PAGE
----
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When defining macro with zero arguments we can define it with parentheses, thus looking more like function or without parentheses.

What is preferable (probably there's no right answer) way of doing it?

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up vote 3 down vote accepted

As a general rule, I would expect MACRO() to generate executable code, which may have side-effects. I use MACRO (sans parentheses) for more structural things that yield declarations, boilerplate, or constants.

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2  
... or (perhaps the most common use) a constant. – delnan Sep 25 '11 at 20:09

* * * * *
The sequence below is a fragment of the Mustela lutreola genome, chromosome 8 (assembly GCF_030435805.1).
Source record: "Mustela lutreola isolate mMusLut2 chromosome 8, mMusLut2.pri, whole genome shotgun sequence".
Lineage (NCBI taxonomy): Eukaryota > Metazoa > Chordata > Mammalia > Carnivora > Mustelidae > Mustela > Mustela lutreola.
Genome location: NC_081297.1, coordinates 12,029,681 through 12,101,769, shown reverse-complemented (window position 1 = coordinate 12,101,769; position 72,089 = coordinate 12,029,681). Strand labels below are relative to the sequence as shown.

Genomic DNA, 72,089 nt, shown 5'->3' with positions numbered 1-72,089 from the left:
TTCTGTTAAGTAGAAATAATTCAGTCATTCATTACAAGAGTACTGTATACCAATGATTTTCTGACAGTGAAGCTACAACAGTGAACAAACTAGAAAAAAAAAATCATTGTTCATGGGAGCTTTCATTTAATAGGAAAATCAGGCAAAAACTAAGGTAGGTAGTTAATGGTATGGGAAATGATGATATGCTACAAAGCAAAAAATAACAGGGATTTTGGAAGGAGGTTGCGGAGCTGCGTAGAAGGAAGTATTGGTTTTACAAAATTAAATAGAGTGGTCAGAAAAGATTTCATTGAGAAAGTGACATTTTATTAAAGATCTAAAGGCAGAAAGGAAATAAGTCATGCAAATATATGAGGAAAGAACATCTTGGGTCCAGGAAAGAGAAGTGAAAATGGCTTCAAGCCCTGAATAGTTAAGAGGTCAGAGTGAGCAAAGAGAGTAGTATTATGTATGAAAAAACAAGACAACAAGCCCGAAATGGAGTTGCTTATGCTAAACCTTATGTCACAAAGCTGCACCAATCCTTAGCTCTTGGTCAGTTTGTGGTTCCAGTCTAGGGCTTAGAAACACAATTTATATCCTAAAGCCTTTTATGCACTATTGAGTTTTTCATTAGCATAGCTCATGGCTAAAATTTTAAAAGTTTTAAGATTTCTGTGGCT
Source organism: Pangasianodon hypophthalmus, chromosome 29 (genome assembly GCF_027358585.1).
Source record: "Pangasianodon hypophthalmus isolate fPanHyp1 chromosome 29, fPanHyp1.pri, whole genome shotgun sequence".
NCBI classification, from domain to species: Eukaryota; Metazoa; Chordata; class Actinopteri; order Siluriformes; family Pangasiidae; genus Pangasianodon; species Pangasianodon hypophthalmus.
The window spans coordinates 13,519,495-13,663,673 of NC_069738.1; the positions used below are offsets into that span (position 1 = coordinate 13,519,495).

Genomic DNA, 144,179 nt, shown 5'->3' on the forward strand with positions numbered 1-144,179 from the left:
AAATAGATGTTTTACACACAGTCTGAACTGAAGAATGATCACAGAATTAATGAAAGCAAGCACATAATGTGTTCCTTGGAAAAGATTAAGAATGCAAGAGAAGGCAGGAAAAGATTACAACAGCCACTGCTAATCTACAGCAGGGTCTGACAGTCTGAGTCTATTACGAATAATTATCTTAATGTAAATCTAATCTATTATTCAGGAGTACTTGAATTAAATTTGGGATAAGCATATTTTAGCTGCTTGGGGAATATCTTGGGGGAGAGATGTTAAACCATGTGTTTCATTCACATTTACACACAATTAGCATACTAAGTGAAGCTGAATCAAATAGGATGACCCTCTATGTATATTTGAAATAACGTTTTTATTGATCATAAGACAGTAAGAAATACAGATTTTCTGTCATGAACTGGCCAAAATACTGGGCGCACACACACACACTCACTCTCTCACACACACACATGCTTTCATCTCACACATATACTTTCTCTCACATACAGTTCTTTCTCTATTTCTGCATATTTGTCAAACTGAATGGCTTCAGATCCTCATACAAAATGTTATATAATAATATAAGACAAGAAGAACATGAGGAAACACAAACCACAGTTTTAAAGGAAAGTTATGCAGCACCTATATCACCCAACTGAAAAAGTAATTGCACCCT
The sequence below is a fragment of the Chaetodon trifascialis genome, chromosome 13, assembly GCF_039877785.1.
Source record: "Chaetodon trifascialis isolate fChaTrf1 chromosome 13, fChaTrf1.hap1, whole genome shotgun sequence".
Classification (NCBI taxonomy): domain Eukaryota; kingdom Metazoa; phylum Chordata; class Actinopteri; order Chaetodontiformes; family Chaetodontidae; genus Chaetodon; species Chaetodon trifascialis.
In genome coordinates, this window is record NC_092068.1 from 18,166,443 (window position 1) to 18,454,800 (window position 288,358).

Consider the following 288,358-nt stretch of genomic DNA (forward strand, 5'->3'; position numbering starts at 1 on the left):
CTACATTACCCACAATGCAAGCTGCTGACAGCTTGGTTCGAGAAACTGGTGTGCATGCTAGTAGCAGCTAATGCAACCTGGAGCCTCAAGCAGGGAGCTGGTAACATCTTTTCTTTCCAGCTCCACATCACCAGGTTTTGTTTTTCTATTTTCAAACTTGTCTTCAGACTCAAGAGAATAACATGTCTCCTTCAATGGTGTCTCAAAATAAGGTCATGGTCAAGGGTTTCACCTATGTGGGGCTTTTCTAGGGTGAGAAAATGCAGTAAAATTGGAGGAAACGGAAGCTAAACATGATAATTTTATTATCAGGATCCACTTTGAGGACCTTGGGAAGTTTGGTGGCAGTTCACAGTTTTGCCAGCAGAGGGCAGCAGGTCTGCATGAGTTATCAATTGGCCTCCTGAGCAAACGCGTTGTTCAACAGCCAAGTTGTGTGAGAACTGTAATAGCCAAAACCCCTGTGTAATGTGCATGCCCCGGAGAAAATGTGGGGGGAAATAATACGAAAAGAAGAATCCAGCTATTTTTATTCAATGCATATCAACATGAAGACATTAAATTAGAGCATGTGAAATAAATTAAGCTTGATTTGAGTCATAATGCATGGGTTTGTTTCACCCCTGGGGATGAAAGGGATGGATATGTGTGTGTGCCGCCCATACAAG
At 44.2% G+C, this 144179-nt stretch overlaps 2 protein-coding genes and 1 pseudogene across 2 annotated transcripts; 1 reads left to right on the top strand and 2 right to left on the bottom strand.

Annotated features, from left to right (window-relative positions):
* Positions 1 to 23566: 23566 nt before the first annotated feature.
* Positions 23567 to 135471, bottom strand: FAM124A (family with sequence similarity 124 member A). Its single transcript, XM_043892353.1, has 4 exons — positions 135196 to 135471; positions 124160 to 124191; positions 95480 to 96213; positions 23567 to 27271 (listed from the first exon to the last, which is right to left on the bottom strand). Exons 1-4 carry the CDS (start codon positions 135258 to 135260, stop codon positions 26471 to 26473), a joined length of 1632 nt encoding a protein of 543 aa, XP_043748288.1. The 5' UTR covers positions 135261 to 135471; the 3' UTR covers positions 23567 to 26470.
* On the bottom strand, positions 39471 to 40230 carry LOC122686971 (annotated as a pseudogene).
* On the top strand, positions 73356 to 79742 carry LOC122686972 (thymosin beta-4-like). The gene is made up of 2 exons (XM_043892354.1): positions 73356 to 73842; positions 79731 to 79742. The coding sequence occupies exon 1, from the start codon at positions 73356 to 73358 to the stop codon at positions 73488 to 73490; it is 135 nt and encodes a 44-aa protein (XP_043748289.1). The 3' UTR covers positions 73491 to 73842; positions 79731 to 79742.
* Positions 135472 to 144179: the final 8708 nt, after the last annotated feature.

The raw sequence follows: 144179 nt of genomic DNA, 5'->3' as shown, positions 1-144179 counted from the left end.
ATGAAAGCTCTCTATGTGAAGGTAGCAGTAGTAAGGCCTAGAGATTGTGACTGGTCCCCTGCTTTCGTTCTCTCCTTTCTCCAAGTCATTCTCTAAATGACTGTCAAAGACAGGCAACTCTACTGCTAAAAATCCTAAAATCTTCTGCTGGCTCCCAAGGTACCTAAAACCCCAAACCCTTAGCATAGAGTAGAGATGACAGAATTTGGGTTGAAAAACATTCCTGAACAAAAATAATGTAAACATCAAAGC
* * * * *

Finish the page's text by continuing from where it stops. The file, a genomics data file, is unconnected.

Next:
If you intend to create a macro that mimics a function, then use the () version. Otherwise don't.

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Yes, we can and I don't think that there's really any particular technical reason why one is better than the other. However, conventionally we would omit the () where not required.

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What are the cases () is required than? Is there any logical explanation to the convention? – dimba Sep 25 '11 at 20:10
    
Yet, another two answers are don't follow the convention, however it doesn't proof nothing. – dimba Sep 25 '11 at 20:12
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#define QUIT exit(EXIT_FAILURE) or #define QUIT() exit(EXIT_FAILURE)? I prefer the 2nd even though the () are not required. – pmg Sep 25 '11 at 20:32
    
@dimba: How can you "prove" anything? There's no technical difference. – PreferenceBean Sep 25 '11 at 22:10

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